There is a big difference between writing plays for intimate stages and West End venues. Criterion New Writing gives dramatists already working in small spaces the chance to develop their craft for larger venues – by working alongside experienced theatrical professionals.

Photography: Benjamin Graham

About

Criterion New Writing, which is free of charge to participants, has grown from strength to strength. Since 2015, when the programme was launched, 102 playwrights have completed the course with a number of showcased plays now in commercial development.

View of the stage from the rear of the auditorium

Criterion New Writing grew out of a conversation between two friends. Both involved in the world of theatre, both good friends of ‘The Cri’.

They both agreed how difficult it must be for a playwright to imagine devising a new two-act play for a traditional West End Theatre, then pledged to turn their discussion into a practical solution. Working tirelessly, with support from many other professionals – actors, directors, producers, theatre managers and technicians – they created Criterion New Writing, a series of script development workshops taking place on stage at the Cri.

Criterion New Writing, which is free of charge to participants, has grown from strength to strength since that first workshop back in 2015.  We look forward to developing further the work of our existing graduates and welcoming new writers to the programme when the theatre re-opens.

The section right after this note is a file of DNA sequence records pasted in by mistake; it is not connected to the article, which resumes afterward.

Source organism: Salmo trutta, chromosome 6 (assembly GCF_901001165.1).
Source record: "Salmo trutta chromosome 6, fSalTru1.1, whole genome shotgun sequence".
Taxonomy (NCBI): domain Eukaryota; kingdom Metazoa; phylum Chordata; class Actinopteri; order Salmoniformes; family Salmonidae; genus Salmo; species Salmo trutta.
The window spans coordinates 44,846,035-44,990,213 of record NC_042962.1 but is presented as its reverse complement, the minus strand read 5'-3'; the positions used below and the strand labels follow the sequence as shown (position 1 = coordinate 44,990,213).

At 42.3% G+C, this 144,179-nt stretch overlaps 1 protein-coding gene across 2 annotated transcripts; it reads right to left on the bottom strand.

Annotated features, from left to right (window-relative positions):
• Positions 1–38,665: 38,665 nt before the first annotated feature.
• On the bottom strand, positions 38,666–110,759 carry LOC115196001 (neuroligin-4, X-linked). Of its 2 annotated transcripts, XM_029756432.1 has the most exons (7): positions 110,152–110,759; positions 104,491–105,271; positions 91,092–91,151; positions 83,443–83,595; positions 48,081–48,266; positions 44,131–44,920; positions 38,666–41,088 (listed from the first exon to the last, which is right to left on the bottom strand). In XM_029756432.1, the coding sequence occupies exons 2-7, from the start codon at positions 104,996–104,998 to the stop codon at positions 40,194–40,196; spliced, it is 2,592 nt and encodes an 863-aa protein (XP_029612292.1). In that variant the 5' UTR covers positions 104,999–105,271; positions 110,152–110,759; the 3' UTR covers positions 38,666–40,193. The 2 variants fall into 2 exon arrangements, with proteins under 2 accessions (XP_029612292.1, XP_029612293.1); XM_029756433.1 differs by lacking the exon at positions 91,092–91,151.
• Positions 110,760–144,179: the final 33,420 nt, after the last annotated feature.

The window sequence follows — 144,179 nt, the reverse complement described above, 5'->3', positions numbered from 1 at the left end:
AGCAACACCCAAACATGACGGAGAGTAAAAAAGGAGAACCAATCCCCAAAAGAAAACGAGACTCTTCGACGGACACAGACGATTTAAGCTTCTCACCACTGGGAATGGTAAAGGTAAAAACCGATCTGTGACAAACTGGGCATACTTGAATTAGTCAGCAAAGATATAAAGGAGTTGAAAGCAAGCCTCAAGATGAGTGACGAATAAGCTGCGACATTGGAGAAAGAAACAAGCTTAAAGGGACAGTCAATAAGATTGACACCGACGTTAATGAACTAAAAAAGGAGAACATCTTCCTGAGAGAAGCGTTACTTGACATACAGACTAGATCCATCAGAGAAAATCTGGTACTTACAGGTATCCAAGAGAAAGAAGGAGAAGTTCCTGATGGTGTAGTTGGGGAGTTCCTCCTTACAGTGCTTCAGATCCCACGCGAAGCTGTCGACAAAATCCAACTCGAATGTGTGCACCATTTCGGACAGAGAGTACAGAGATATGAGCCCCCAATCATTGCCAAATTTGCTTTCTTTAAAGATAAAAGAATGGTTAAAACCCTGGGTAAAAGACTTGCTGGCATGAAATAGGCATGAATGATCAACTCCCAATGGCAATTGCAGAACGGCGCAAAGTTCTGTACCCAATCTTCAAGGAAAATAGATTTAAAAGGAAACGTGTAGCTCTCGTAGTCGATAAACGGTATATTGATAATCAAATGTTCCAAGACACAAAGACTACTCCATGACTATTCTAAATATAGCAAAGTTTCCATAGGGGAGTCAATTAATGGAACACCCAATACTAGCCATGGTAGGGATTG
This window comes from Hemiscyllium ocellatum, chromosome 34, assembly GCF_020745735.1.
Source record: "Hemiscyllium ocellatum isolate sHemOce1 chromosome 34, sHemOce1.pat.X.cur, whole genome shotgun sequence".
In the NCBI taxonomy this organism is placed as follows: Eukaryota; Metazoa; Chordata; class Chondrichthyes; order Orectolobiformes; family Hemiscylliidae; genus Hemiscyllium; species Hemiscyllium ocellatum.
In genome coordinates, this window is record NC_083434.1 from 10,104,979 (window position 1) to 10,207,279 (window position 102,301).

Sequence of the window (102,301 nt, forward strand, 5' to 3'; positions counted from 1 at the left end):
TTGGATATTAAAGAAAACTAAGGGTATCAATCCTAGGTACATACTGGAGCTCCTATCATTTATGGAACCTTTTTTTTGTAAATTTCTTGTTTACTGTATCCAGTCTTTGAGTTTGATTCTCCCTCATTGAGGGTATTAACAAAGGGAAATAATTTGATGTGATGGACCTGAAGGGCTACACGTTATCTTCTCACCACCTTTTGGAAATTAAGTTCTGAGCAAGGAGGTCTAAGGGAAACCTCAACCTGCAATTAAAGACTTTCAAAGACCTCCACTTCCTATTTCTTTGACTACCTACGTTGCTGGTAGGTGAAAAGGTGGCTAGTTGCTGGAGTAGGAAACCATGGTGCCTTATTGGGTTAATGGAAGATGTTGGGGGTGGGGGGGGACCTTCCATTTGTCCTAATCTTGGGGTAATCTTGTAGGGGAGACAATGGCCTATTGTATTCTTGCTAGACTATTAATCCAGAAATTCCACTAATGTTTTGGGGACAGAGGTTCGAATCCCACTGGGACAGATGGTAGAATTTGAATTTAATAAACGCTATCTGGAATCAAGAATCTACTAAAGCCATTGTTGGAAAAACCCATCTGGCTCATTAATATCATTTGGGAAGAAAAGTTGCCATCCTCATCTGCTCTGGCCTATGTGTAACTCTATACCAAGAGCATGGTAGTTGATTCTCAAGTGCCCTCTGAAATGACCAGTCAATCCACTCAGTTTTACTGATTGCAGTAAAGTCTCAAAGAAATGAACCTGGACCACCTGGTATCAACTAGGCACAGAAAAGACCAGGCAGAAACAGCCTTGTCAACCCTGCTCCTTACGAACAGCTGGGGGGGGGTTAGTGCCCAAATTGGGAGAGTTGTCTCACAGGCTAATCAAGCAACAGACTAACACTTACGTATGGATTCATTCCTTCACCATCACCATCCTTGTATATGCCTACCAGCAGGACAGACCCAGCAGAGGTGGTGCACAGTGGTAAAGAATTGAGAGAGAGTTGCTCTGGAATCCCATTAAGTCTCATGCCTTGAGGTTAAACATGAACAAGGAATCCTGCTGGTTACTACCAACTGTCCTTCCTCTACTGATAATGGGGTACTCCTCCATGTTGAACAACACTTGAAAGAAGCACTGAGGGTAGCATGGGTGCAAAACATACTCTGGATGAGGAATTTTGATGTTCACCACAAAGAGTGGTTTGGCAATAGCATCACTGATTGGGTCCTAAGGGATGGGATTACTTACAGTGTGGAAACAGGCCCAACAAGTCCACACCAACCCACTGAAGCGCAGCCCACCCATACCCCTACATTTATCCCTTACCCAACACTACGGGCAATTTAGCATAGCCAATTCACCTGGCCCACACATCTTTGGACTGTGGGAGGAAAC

The Criterion New Writing program that Greg and I imagined covers almost all the bases, bringing together writers, actors and directors in an astonishingly rigorous workshop process, culminating in fantastic live Showcase performances. The next step surely has to be to support these works a stage further on their path to full-blown professional production.” Peter Clayton
New Writing workshop
Actor holding script

12 Week Course – Annual Showcases – Script Development

New writing the Criterion way

At the heart of the Criterion New Writing programme is a simple idea – that the best place to write for a West End stage is on a West End stage. 

Actors feet

New writing the Criterion way

It brings groups of six playwrights together in a series of ‘Writer’s room’ sessions, during which they effectively create, refine and showcase a play. They’re supported from first idea through to showcase performance and beyond, by programme facilitator Greg Mosse, West End actors and specialist technicians.

New writing workshop group sitting in a circle

CNW Annual Showcases

Each year we invite applications from CNW graduates for our showcases program – presenting extracts of new writing performed to an invited audience of industry and peers. The Showcases take place in the autumn with three rehearsed 30-minute extracts over three afternoons.

Actor on stage

CNW Annual Showcases

The goal of the showcase is to create an opportunity for nine new works to be tested in performances – some fully staged, script in hand or off book, sometimes simply as well-rehearsed readings.

Only when the text meets its audience can the author fully judge what they have achieved – and how much work remains to be done.